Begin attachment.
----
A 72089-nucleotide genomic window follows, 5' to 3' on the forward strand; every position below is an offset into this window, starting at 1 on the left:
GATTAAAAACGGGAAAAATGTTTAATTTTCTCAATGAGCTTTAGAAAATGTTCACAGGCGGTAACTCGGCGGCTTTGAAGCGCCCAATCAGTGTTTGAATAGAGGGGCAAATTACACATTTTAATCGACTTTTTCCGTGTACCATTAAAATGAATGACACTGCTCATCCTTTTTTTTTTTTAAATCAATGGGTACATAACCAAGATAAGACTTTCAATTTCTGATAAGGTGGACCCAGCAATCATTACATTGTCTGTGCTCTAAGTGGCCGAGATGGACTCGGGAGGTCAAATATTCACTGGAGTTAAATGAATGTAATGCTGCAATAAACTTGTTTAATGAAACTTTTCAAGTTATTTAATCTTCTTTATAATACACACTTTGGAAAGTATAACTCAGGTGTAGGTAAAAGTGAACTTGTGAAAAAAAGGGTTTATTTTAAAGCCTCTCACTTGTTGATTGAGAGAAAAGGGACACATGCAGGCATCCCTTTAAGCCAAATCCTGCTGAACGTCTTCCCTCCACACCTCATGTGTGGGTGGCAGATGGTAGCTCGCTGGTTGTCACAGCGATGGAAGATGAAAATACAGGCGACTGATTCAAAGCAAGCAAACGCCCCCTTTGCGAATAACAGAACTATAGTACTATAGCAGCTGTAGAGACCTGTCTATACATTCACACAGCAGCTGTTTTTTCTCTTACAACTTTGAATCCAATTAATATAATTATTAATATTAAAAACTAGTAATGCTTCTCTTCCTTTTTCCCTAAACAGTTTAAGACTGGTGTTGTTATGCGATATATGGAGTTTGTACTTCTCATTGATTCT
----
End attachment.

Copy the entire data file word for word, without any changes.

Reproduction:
A 72089-nucleotide genomic window follows, 5' to 3' on the forward strand; every position below is an offset into this window, starting at 1 on the left:
GATTAAAAACGGGAAAAATGTTTAATTTTCTCAATGAGCTTTAGAAAATGTTCACAGGCGGTAACTCGGCGGCTTTGAAGCGCCCAATCAGTGTTTGAATAGAGGGGCAAATTACACATTTTAATCGACTTTTTCCGTGTACCATTAAAATGAATGACACTGCTCATCCTTTTTTTTTTTTAAATCAATGGGTACATAACCAAGATAAGACTTTCAATTTCTGATAAGGTGGACCCAGCAATCATTACATTGTCTGTGCTCTAAGTGGCCGAGATGGACTCGGGAGGTCAAATATTCACTGGAGTTAAATGAATGTAATGCTGCAATAAACTTGTTTAATGAAACTTTTCAAGTTATTTAATCTTCTTTATAATACACACTTTGGAAAGTATAACTCAGGTGTAGGTAAAAGTGAACTTGTGAAAAAAAGGGTTTATTTTAAAGCCTCTCACTTGTTGATTGAGAGAAAAGGGACACATGCAGGCATCCCTTTAAGCCAAATCCTGCTGAACGTCTTCCCTCCACACCTCATGTGTGGGTGGCAGATGGTAGCTCGCTGGTTGTCACAGCGATGGAAGATGAAAATACAGGCGACTGATTCAAAGCAAGCAAACGCCCCCTTTGCGAATAACAGAACTATAGTACTATAGCAGCTGTAGAGACCTGTCTATACATTCACACAGCAGCTGTTTTTTCTCTTACAACTTTGAATCCAATTAATATAATTATTAATATTAAAAACTAGTAATGCTTCTCTTCCTTTTTCCCTAAACAGTTTAAGACTGGTGTTGTTATGCGATATATGGAGTTTGTACTTCTCATTGATTCT